Recommended Exhibit: Recommended Exhibit: The First World War had a profound impact on Newfoundland and Labrador. It involved thousands of our people in world-changing events overseas and dramatically altered life at home. Our “Great War” happened in the trenches and on the ocean, in the legislature and in the shops, by firesides and bedsides. This exhibition shares the thoughts, hopes, fears, and sacrifices of Newfoundlanders and Labradorians who experienced those tumultuous years – through their treasured mementoes, their writings and their memories. –  – See more at: https://www.therooms.ca/exhibits/always/beaumont-hamel-and-the-trail-of-the-caribou#sthash.HNEnynnP.dpuf

Recommended Reading: Christopher Morry’s : When the Great Red Dawn is Shining: Howard Morry’s Memoirs of Life in the Newfoundland Regiment — 11 Platoon, C Company, RNR. Breakwater Books, St. John’s, 2014.

“Calling the tree…”

Archival Moment

Christmas 1889

Christmas Tree Tags

Christmas Tree Tags

A Christmas tradition that has long passed in Newfoundland and Labrador is the fundraiser known as ‘Calling the Tree.’ In communities throughout the country (now province) on St. Stephen’s Day church groups would host a fundraising event where the focus was the Christmas tree. In Scilly Cove (now Winterton, Trinity Bay) “the Tree” was one of the major fundraisers of the year.

A resident of Scilly Cove writing in January 1890 describing ‘The Tree’ wrote:

“St. Stephen’s Day in Scilly Cove has, for several years past, been a high day, that is, a joyous and lively time. The young people, especially, have then made up their minds to obtain all the fun they possibly can. To aid the young folks to better enjoy a pleasant day and evening, we have been permitted, by the aid of kind friends both here and in St. John’s, to get off a Christmas tree. On Thursday last we were up to the mark as usual, and by 2 o’clock the tree was in full swing, fairly bending beneath its load of prizes.”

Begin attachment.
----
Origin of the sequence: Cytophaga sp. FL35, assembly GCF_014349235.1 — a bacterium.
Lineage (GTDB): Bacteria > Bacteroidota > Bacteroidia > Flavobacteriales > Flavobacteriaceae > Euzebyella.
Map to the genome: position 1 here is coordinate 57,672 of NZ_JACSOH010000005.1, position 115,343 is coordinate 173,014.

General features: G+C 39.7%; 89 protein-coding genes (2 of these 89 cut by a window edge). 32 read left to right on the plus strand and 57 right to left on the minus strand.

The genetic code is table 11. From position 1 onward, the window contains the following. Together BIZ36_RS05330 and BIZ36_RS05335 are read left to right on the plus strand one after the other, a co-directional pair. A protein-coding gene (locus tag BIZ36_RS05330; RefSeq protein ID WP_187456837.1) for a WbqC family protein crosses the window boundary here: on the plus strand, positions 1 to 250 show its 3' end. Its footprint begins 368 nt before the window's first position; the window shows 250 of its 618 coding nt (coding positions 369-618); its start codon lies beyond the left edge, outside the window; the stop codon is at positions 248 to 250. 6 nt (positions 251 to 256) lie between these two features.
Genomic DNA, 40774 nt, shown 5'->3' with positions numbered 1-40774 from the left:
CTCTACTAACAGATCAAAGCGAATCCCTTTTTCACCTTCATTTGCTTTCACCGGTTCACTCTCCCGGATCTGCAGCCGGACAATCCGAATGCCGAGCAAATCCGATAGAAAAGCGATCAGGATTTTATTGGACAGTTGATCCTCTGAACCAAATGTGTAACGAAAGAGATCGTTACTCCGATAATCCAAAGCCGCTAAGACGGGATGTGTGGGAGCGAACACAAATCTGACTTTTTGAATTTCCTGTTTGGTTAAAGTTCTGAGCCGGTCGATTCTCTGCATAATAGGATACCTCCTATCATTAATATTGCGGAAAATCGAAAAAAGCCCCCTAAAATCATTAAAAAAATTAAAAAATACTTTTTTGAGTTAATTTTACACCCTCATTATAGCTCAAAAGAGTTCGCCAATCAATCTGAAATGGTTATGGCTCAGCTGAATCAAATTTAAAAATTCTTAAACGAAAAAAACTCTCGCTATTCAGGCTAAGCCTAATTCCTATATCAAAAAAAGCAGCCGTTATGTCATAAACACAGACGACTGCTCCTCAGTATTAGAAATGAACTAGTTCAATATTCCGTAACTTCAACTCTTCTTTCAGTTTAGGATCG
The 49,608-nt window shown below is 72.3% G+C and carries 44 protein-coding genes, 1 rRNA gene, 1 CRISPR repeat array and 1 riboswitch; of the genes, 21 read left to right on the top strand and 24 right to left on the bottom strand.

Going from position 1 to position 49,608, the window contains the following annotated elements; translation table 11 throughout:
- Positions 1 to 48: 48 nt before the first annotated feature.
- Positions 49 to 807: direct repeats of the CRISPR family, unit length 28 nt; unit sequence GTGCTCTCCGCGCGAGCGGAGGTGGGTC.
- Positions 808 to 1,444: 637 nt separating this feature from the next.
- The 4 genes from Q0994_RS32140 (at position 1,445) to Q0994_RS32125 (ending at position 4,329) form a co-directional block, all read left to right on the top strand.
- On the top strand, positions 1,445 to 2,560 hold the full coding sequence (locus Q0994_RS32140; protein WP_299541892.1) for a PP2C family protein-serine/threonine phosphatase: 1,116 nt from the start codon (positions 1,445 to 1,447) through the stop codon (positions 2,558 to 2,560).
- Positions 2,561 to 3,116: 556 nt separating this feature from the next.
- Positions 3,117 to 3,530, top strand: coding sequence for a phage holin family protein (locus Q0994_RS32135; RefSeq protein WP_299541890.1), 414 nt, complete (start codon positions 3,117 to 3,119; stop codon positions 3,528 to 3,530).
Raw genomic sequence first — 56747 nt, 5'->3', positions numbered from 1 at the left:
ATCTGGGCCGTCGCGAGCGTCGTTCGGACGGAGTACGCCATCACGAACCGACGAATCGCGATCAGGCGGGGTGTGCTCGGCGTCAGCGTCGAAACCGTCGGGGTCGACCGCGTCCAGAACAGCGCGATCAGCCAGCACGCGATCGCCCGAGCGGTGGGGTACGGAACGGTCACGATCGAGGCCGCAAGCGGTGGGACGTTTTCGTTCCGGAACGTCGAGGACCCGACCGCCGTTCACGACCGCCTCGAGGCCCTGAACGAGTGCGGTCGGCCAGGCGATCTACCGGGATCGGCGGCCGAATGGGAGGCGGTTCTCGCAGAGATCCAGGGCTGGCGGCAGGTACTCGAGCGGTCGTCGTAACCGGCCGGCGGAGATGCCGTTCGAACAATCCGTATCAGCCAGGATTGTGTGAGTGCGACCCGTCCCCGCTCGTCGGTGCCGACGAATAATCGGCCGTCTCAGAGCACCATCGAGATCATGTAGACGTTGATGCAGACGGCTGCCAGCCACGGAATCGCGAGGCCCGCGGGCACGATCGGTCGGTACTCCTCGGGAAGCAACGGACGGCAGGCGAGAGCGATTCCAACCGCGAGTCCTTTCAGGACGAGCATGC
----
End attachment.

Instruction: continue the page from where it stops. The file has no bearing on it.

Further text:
The “tree ” was held in the school-room, and refreshments were served in the Fishermen’s Lodge, both apartments being most carefully decorated ; evergreens, interspersed with rose-buds and colored tissue paper, gave the rooms a lively appearance. Some exquisite Chinese lanterns presented a magnificent illumination.

While some visitors were making their purchases from the goods and toy tables down stairs, others were regaling themselves upon the luxuries and delicacies plentifully furnished by the refreshment tables in the lodge room. Choice soups, tea, coffee, cocoa and beverages of various kinds were bountifully supplied. Mr. Fred. Kelland and Miss Sarah Parrott disposed of an immense quantity of small articles by means of grab bags and wheels of fortune. Mr. and Mrs. Haddon, although not of the committee, assisted materially by donations and personal help.

The Christmas tree was the focus of the evening with each branch holding a numbered ticket. Everyone attending the event (for the small price of 20 cents) would purchase a ticket at the door and was then entitled to a prize from the Tree, bearing a corresponding number. A resident of Scilly Cove wrote:

“The Tree” contained a large number of useful articles of children’s clothing, being the outcome of the labors of The Ladies Sewing Circle during the past summer.”

Any monies realized from the Christmas tree were used to make purchases for the Church. In 1889 “we were able to purchase a first-class organ for our church, and also to pay a debt of “dues” to one late rector of twenty dollars.” In 1892 “a sufficient sum ($30 dollars) was realized to pay off our indebtedness for the carpet upon the floor of our new church.”